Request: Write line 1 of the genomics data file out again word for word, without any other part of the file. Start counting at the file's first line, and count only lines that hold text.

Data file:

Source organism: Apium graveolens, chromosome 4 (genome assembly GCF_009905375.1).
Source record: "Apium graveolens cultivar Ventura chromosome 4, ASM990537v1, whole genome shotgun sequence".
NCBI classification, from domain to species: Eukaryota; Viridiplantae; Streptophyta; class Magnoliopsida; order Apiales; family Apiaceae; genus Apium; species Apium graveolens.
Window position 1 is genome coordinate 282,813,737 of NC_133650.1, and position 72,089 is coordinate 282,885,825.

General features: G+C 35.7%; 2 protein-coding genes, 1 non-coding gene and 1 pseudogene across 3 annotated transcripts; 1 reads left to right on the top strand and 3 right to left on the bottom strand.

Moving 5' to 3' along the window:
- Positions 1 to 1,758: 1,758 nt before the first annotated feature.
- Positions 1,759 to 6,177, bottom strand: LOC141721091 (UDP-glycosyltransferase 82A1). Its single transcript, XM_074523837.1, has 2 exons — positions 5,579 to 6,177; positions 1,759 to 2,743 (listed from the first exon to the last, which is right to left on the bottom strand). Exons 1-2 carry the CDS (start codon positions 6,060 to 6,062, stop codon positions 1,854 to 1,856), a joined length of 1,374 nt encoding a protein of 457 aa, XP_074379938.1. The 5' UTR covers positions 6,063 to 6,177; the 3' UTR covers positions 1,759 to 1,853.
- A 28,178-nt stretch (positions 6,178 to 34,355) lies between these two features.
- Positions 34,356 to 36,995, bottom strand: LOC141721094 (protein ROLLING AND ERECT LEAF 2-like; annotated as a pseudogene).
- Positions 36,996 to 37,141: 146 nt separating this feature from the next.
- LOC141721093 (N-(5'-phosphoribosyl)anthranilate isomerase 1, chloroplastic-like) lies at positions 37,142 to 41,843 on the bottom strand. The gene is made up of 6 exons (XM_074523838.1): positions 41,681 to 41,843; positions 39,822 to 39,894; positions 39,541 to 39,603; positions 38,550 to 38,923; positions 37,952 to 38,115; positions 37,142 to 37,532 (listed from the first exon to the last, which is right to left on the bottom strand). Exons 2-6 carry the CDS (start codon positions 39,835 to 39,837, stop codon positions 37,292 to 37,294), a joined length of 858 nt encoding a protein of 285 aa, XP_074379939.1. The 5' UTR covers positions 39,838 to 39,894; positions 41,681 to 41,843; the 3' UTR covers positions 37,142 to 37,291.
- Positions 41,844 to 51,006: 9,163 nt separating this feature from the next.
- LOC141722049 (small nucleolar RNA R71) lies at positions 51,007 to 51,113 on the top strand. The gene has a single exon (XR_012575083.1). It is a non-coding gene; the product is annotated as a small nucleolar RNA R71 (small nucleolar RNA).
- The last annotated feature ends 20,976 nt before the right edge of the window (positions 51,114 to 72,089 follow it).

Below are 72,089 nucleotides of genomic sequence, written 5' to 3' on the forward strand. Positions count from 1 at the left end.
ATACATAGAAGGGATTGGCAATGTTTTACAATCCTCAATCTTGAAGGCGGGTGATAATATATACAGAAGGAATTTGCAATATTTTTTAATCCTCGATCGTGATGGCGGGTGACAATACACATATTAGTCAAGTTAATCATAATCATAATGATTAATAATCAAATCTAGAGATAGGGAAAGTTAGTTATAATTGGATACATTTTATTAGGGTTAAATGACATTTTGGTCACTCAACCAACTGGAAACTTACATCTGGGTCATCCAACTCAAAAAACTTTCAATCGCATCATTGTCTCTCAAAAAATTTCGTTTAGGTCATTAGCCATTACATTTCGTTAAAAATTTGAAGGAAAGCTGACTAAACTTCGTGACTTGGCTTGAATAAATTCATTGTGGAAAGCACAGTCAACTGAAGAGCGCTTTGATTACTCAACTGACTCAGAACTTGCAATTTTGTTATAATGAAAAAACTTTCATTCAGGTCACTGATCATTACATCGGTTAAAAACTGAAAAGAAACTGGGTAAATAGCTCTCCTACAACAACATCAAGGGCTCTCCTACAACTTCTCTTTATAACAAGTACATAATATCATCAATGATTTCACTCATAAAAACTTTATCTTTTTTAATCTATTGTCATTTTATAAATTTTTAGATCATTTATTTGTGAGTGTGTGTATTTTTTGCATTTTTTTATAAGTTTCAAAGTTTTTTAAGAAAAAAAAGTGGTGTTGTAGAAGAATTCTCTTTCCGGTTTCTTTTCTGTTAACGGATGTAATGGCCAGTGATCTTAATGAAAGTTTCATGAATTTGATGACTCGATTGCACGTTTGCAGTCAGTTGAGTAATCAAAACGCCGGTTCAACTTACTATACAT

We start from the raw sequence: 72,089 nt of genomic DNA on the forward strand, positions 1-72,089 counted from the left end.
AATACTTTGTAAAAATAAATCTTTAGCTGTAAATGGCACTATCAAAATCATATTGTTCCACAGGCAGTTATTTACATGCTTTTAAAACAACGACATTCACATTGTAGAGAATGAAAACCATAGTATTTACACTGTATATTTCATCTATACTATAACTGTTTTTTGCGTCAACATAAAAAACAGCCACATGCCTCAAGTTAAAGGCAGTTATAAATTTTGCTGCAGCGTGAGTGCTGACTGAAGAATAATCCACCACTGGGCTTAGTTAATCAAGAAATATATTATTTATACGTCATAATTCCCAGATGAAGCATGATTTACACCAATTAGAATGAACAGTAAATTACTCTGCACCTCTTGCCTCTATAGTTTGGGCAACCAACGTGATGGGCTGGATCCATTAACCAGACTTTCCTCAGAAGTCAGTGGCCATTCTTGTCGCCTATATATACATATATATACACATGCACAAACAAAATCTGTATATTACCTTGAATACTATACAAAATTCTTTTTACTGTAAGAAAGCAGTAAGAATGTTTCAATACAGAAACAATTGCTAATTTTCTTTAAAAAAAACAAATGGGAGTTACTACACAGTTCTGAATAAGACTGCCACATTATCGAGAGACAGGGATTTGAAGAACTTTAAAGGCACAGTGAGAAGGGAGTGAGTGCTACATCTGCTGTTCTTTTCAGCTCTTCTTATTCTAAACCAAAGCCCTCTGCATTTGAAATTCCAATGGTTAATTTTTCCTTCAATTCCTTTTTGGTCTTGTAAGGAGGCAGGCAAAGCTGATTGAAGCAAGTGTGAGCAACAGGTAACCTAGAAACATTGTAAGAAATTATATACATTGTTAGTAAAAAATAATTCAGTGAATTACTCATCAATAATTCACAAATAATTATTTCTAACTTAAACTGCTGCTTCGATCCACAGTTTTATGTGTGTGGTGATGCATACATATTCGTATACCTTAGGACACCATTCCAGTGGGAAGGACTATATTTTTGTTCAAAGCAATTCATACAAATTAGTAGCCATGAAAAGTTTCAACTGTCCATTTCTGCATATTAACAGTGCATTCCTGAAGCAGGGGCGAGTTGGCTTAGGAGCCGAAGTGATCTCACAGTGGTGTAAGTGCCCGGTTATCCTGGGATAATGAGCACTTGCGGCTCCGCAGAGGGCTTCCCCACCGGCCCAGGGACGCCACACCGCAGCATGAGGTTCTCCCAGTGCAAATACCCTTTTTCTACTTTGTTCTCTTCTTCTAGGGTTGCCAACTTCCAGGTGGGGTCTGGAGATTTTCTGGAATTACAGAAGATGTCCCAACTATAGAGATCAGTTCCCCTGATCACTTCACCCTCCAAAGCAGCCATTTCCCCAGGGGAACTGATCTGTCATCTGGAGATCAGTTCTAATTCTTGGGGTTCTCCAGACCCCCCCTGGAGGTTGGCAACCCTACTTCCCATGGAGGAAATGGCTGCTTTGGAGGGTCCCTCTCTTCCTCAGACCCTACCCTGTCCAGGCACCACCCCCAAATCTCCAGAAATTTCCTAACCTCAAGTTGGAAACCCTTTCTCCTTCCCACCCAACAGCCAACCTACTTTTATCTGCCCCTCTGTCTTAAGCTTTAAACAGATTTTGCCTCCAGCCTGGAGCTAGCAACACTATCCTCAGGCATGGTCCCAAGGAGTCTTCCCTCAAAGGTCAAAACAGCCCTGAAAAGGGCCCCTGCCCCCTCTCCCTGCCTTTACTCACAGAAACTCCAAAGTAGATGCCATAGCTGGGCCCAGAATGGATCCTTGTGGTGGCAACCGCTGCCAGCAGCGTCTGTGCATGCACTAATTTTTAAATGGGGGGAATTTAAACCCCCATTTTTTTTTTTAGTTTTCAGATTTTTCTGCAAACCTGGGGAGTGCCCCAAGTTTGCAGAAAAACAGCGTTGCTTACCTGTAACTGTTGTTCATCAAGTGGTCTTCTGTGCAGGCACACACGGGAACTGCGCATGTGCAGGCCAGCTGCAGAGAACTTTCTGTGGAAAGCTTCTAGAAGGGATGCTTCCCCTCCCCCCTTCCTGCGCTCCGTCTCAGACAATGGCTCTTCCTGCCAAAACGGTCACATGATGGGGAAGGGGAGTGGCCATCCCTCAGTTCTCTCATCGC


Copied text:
Source organism: Apium graveolens, chromosome 4 (genome assembly GCF_009905375.1).